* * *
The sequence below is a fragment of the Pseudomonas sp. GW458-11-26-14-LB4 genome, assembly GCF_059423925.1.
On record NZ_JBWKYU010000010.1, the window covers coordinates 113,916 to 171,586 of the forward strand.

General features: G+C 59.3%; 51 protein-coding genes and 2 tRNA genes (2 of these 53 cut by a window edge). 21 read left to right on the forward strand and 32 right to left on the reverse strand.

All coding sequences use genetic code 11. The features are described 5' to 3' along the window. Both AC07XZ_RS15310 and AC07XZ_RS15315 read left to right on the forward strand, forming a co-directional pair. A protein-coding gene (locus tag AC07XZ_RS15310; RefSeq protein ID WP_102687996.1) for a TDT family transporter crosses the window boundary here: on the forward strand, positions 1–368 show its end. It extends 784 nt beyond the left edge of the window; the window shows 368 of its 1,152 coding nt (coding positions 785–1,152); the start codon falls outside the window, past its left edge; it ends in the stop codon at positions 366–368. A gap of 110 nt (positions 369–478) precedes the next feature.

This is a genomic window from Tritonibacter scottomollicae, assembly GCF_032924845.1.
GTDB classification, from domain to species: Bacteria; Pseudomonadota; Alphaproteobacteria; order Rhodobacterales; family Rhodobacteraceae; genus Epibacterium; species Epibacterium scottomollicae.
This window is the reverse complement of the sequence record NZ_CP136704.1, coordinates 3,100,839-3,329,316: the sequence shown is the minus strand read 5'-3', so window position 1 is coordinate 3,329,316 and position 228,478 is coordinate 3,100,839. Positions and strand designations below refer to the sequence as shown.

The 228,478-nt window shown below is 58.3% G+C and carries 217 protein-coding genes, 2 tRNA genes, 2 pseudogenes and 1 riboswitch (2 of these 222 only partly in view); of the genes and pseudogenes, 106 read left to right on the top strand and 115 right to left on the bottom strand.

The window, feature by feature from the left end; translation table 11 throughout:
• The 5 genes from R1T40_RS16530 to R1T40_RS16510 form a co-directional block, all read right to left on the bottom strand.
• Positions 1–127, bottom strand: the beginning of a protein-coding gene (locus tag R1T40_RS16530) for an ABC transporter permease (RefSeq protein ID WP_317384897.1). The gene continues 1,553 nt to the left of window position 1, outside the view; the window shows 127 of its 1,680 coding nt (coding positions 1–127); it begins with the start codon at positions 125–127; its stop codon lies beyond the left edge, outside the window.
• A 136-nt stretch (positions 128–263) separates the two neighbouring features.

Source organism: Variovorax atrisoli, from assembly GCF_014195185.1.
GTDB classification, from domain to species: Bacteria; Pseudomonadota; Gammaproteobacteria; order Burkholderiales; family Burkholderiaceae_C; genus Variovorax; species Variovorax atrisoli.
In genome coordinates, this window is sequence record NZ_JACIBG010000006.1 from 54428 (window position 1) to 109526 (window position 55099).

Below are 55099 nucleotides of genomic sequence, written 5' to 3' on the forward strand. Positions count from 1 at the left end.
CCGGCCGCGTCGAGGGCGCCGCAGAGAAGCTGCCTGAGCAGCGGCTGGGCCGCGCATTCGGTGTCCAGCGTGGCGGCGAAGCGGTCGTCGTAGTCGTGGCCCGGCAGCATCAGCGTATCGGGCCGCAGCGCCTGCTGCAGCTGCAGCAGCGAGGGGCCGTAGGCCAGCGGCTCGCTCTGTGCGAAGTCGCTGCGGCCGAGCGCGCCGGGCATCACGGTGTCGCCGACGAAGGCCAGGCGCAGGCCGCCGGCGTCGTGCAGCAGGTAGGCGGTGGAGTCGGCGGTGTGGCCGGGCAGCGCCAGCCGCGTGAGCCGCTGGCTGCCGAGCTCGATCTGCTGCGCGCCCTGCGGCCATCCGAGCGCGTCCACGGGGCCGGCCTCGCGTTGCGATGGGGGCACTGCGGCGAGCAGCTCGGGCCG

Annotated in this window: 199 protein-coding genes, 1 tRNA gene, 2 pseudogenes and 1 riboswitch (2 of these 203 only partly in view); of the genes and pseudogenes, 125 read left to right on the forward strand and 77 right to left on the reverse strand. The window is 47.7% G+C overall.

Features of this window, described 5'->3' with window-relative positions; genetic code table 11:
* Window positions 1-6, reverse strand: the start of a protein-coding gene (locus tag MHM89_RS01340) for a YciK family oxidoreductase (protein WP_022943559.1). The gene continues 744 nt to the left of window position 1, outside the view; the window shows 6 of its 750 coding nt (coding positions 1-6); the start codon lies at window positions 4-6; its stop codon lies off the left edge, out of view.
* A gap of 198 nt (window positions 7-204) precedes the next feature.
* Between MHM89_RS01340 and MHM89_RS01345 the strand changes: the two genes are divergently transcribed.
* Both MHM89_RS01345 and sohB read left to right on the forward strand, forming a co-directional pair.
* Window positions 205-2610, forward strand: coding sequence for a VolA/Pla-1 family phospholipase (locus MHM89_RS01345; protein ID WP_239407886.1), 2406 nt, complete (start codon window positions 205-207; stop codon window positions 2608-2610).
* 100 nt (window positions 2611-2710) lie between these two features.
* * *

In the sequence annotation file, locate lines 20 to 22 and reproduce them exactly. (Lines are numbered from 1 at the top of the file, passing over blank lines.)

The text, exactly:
* Window positions 1-6, reverse strand: the start of a protein-coding gene (locus tag MHM89_RS01340) for a YciK family oxidoreductase (protein WP_022943559.1). The gene continues 744 nt to the left of window position 1, outside the view; the window shows 6 of its 750 coding nt (coding positions 1-6); the start codon lies at window positions 4-6; its stop codon lies off the left edge, out of view.
* A gap of 198 nt (window positions 7-204) precedes the next feature.
* Between MHM89_RS01340 and MHM89_RS01345 the strand changes: the two genes are divergently transcribed.